Scroll down for a lead sheet for The Star Spangled Banner that includes the melody and chords, with versions of the song in seven different keys. There are also links to the song for piano, recorder, woodwind, brass, and string instruments.
The history of Francis Scott Key’s Star Spangled Banner is well known, and it tells the story of a very important military victory for the United States. Key, who was a lawyer from Georgetown in Washington, DC, was on a ship near the Baltimore Harbor in the final days of the War of 1812. Just a few weeks earlier, the British had burned much of Washington, including the White House, and they were now bombing Fort McHenry in Baltimore. On the morning of September 14, 1814, after a long battle in which the British were heavily favored to win, Key awoke to see that “our flag was still there.” He set to work on the poem which would eventually become the national anthem of the USA.
Key set the poem to a melody called Anacreon in Heaven, which was written by John Stafford Smith. Ironically, Smith was British, and he wrote the song for an English gentlemen’s society that promoted music. Nevertheless, the melody was also popular in America, and Key’s poem fit the rhythm of the song. To learn more about the history of the song and see some fascinating images of original versions of the poem and sheet music, visit the Library of Congress Star Spangled Banner webpage. The Smithsonian website also has interesting information on the original song, Anacreon in Heaven. In 1931, president Herbert Hoover signed a law that declared the Star Spangled Banner to be the national anthem of the Unite States.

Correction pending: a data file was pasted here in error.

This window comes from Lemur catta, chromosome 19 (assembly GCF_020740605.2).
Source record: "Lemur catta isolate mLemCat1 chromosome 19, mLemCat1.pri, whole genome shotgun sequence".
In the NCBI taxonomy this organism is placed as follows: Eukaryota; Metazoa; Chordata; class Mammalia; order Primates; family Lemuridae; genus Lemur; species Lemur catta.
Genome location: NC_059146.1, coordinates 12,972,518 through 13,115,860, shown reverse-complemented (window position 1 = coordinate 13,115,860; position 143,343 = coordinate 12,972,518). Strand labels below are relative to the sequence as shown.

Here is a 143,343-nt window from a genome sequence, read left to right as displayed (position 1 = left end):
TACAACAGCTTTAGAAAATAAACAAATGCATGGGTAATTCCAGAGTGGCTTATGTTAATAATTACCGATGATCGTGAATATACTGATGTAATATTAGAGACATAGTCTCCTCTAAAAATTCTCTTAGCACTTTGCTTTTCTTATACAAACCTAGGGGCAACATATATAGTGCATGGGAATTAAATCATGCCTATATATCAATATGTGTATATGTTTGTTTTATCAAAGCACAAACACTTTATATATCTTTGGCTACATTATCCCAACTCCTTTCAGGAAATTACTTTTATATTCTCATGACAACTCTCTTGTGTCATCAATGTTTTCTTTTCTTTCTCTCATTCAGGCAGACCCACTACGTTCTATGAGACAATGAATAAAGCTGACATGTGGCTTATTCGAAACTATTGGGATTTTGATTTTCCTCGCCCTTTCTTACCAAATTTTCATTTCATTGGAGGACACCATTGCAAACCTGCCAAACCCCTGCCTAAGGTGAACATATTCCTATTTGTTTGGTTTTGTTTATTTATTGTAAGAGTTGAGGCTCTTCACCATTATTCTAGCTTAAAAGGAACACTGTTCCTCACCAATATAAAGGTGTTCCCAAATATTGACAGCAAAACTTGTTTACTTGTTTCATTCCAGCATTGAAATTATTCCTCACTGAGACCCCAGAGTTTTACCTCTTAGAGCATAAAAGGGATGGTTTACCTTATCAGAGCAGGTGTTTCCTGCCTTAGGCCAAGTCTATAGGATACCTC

Note that there are many different rhythmic interpretations of the song today. Sometimes the pickup notes at the beginning of the song and elsewhere in the piece are played as a dotted eighth - sixteenth note rhythm. In the early publications of the song, we can see several different rhythms used. In the version on the LOC website, the song is written in a 6/4 time signature. I have left all pickup notes as eighth notes, since it is easier to edit those in case musicians would like to change the rhythms.
Star Spangled Banner for flute
Star Spangled Banner for oboe
Star Spangled Banner for clarinet
Star Spangled Banner for bassoon
Star Spangled Banner for alto saxophone
Star Spangled Banner for tenor saxophone
Star Spangled Banner for trumpet
Star Spangled Banner for French horn
Star Spangled Banner for trombone
Star Spangled Banner for tuba